• Fishing, Diet, and Environment in the Iron Age of the Northern Isles

      Fitzpatrick, Alex (2017-06)
      It has been argued that no fishing occurred during the British Iron Age. However, sites in the Northern Isles have been producing large assemblages of small fish bones, complicating the picture. This project reconsiders this argument by investigating fish bone assemblages excavated from the site of Swandro on Rousay, Orkney. Multiple analytical methods were applied to the assemblages in order to determine the range of species present, the method of capture and treatment of the fish, and their influence on diet. Preliminary work consisted of identifying each individual bone to element and species. Due to the size of the average specimen, scanning electron microscopy was employed to examine samples for any indication of butchery, charring, or digestion. Light isotope analysis was also utilised to determine the effects of fish on the diets of the inhabitants of Iron Age Swandro. Results from these analytical approaches indicated the occurrence of low intensity fishing activity and consumption that had no significant effect on diet. However, intensification in fishing would begin to occur during the Later Iron Age, as evident by a shift in the composition of fish bone assemblages. This project can be considered a pilot study in the successful application of analytical methods to faunal assemblages in order to develop a more detailed interpretation of the environmental aspects of a site.
    • Things worth telling: considering narrative storytelling in environmental archaeology

      Fitzpatrick, Alex; San Filippo, V. (2017-12)
      With the advent of the Internet, research has never been more accessible by others. As such, science communication has never been more important. In particular, environmental archaeology has often been at the mercy of successfully communicating a project’s importance to others. However, conventional archaeology papers may find difficulty in selling their research to the general public and to peers. In this paper, we propose that environmental archaeology projects may be able to benefit from adapting a narrative structure when publishing material. We argue that a narrative structure is not only more interesting and more accessible to non-specialists, but it may be more effective at illustrating the importance of a project to others. Because a narrative structure relies heavily on the development of empathy between the narrator and their audience in order to develop narrative drive, so too should an archaeology paper seek to engage with and motivate its readers. In order to explore this idea, we have identified key features of the structures for both a standard archaeology paper and a narrative story. An example environmental archaeology paper was written following the identified standard conventions to serve as our basis for this investigation, before being rewritten with a narrative structure. In examining these papers side by side, we will demonstrate the benefits of narrative in archaeology for public outreach, interdisciplinary communication, and research funding. By examining the conventions of the field from an outside perspective, we hope to provide tools with which environmental archaeology can strengthen its outreach. Narrative has proven itself as a vital communication tool, from which any willing archaeologist can benefit.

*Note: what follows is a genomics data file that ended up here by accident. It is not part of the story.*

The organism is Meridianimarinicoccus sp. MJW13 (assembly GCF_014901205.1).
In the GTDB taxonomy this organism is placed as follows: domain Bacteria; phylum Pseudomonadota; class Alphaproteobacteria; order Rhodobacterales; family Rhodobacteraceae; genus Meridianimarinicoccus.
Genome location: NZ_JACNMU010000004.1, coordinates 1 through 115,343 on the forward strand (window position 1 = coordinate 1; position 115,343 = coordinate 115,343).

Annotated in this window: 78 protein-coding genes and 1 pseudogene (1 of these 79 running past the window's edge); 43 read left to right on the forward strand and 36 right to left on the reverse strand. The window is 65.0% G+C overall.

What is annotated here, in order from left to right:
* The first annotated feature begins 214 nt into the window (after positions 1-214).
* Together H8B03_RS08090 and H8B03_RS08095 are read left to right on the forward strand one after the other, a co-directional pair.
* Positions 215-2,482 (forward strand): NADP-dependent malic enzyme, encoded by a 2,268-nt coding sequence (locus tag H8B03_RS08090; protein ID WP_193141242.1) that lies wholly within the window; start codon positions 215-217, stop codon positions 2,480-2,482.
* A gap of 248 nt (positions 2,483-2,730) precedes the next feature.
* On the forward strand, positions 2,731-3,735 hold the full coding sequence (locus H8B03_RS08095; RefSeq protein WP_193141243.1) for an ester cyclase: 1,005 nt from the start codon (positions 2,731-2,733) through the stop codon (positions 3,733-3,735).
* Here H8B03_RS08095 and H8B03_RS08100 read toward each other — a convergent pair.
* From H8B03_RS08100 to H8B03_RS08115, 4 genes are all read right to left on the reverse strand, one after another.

• The World Wide reference collection: Zooarchaeological Twitter and the case for an international zooarchaeology database

      Fitzpatrick, Alex (2018-03)
      Social media platforms such as Twitter have allowed for a substantial increase in collaboration between academics, allowing access to information and advice from one side of the world to the other. This is especially true among both archaeologists and zooarchaeologists, who often turn to Twitter with faunal bones that they have been unable to identify so that another pair of zooarchaeological eyes can help. In many cases, Twitter has allowed access to reference collections that would have otherwise been inaccessible due to distance and monetary reasons. Based on numerous experiences in using the zooarchaeology community on Twitter to successfully identify archaeofaunal bones, this paper proposes that the next logical step for continuing collaboration among zooarchaeologists to is to develop an international digital database of faunal bone references, crowdsourced from reference collections of zooarchaeologists and institutions around the world. This database could bring zooarchaeology into the Open Access movement that will arguably define the future of archaeology in the digital world.